Former Arsenal manager Terry Neill has revealed that the Gunners have passed on a brilliant defensive midfielder in Victor Wanyama, in spite of him repeatedly telling the management to sign the Kenyan when he was a virtual nobody. The former Celtic midfielder signed for Southampton this season for a fee of £12m after completing a few influential years in Scotland.
"And I did tell the Arsenal people four of five years ago about Victor Wanyama. They said 'thanks Terry, but no thanks'. He would have cost two goalposts and a bag of balls but now he's gone to Southampton for £12m, and he's a superb defensive midfield player. So they need the spine of a team," Terry told talkSPORT.
Neill believes that Arsenal's inability to spend in the market early shall cost them a lot of money as all clubs will be ramping up their valuations as the end of the transfer window draws nearer. The Gunners have bought only one player thus far this season, Yaya Sanogo, a U20 France international from Auxerre. Arsenal were linked with move for Gonzalo Higuain and Luis Suarez but failed to land any of their high profile targets thus far.
Wenger's inability to strengthen his squad has seen his side fall to a humiliating 3-1 loss to Aston Villa at home, which has raised the ire of Arsenal fans across the globe. The north London club will now travel to Turkey to play Fenerbahce in the first leg of their Champions League qualifier on Wednesday, a result which shall determine their season.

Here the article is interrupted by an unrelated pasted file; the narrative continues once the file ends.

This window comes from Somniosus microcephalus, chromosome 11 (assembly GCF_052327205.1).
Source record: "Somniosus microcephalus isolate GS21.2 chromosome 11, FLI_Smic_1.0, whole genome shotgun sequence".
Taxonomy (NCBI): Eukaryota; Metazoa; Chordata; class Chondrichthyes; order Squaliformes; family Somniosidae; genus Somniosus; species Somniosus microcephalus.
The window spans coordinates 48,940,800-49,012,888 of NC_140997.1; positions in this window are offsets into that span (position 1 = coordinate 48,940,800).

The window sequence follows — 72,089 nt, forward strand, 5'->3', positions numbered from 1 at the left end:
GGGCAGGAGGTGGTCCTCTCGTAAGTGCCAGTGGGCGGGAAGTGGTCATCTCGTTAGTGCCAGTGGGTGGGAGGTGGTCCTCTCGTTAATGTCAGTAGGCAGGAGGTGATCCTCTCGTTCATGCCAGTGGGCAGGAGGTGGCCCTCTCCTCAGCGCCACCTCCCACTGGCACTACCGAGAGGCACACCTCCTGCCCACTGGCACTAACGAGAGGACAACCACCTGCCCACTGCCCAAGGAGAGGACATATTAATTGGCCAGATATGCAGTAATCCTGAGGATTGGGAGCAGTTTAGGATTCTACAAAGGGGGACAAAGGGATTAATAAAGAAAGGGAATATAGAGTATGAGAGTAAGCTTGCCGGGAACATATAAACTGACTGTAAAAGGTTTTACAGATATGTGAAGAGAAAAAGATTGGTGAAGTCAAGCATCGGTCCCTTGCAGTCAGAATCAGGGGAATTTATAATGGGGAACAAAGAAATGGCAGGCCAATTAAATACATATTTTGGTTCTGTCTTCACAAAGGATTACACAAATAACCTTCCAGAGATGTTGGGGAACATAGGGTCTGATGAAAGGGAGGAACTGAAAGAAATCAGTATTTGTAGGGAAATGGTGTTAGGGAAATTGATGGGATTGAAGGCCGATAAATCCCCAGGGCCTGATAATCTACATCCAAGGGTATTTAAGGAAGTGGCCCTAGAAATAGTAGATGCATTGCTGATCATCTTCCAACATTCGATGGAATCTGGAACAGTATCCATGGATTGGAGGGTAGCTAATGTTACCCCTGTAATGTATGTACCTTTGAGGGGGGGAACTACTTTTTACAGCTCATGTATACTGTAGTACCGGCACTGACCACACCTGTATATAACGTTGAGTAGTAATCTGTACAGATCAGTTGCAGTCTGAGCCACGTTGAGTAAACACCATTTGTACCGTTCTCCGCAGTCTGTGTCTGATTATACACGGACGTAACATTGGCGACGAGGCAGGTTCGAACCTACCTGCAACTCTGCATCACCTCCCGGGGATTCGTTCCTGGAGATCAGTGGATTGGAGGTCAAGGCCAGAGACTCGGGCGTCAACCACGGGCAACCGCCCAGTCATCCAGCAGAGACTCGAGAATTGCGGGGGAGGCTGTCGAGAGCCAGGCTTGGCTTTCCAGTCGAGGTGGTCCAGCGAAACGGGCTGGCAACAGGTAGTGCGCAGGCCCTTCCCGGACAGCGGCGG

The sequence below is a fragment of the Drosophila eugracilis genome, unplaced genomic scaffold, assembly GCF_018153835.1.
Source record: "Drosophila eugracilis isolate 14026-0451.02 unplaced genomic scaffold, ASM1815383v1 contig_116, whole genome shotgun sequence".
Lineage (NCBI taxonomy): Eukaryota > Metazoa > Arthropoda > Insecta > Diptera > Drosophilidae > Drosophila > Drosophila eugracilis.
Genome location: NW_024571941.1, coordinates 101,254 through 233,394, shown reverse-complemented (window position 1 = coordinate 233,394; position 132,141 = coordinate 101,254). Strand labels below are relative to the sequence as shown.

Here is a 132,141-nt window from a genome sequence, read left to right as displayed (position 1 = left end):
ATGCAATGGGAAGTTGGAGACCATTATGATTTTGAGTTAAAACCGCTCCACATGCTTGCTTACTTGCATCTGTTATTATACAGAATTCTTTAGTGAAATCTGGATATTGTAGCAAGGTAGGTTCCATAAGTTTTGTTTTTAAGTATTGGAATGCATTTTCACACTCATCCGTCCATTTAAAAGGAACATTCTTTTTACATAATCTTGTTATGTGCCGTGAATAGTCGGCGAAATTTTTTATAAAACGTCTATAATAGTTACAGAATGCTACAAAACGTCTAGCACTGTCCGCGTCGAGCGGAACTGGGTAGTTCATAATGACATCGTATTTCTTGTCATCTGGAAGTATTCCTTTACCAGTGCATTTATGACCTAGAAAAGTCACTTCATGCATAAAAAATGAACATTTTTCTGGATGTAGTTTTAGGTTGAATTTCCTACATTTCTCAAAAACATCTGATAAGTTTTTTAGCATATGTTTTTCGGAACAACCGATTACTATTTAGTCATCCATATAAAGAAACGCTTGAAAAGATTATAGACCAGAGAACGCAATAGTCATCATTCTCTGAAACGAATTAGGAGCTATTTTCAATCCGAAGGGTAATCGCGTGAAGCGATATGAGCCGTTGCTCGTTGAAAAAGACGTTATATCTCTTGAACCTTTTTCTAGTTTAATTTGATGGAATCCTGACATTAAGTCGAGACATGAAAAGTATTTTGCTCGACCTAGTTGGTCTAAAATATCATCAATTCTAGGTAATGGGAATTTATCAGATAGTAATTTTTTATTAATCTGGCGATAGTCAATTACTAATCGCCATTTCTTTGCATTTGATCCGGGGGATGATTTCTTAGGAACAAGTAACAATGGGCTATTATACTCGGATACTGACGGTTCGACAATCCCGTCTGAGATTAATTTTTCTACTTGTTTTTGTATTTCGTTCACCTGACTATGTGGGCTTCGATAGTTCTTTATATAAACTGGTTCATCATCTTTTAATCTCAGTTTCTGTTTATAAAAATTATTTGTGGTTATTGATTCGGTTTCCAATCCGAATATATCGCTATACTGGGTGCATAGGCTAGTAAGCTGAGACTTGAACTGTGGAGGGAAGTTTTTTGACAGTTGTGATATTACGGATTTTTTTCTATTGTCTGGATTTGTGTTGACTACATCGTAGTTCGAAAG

"We are short of players, but because they've not signed anyone at the start of the window, the prices will be hyped up for panic buys at the end of it. It's not an impossible situation [for Wenger] but when you're at the sharp end you have to do things to placate the supporters," Neill explained.
"If it had cost an extra couple of million to get players in at the start of the transfer window that would have saved them millions at the end of it because now clubs know they are desperate so they hype up the prices and that doesn't make economic sense. They need the spine of a team. The goalkeeper Cesar would be the first name you put on your team-sheet. That was one of the reasons I worked so hard to get Pat Jennings from Tottenham, because top goalkeepers scare teams," he concluded.